Stereotomy, reborn as ‘Stereotomy 2.0’ is expanding its formal and material range and thus its scope of application. This research agenda is an integral part of a larger research community and architectural movement dedicated to the systematic integration of material logics as well as engineering and fabrication rationales into the very constitution of its tools and processes, and thus of its formal repertoire. This method of pre-constraining the search space of the design exploration is viable without undue loss of vital design freedom due to the increasing diversity of the processes at hand, as well as the fecund parametric variability of each process. What is gained is not only guaranteed construction feasibility but a new formal rigour with characterful results that can only be expected from such a rule-based approach to design. What emerges here is a new compelling language for architectural articulation that affords a diverse set of types of tectonic expression, with each type affording an internally variable and adaptive family of forms which remain unified and identifiable across their range of variations. Further, the various tectonic types may form a system and overall language that exhibits a legible coherence across otherwise rather distinct tectonic ontologies, each with its typical, visually recognisable geometric DNA. Compression-only shells with characteristically optimised voussoir configurations are legibly distinct from tailored tensile membranes, and from the cone-based surfaces generated via curved folding of sheet materials, or from the ruled surfaces generated by robotic hotwire cutting. However, all these types visibly share the same rule-based rigour, parametric variability and thus adaptive capacity, i.e. all these approaches congeal into a coherent new language for architecture, the language of a new style which I would like to call ‘tectonism’, understood as the latest, and in my view most sophisticated and productive, subsidiary style within the epochal style of parametricism. While the technological advantages of this movement are obvious enough, I would like to emphasize here the expressive fecundity and thus communicative capacity of this movement and style. The rule-based variation within each system will be naturally eloquent due to the possibility of inferring the input conditions from the output results inherent in rule-based designs. The formal identities of the various tectonic systems might be orchestrated into an eloquent system of differential programme characterisations. After all, architecture’s primary responsibility is the innovation of the built environment’s social functionality, in contrast to engineering’s responsibility for technical functionality. The social functioning of buildings and spaces depends crucially on their legibility and communicative capacity, and in this respect Stereotomy 2.0, as tectonism in general, is very promising indeed.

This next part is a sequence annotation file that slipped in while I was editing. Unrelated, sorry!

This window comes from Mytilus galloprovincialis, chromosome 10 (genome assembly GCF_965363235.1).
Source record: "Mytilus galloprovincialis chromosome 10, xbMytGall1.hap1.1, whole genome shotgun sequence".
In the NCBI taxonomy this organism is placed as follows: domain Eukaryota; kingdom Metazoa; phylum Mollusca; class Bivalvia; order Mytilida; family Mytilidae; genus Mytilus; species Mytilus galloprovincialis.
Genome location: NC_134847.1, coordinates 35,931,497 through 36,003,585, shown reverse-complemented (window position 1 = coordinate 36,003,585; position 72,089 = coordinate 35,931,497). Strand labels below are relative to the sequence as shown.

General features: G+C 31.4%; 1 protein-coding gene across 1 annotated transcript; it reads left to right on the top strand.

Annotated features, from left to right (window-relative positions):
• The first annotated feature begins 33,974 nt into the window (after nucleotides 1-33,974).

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Correspondence to Patrik Schumacher.

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Schumacher, P. Stereotomy 2.0: High-Performance Eloquence. Nexus Netw J 20, 515–517 (2018).

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  • Stereotomy 2.0
  • Parametricism
  • Architectural research
  • Rule-based design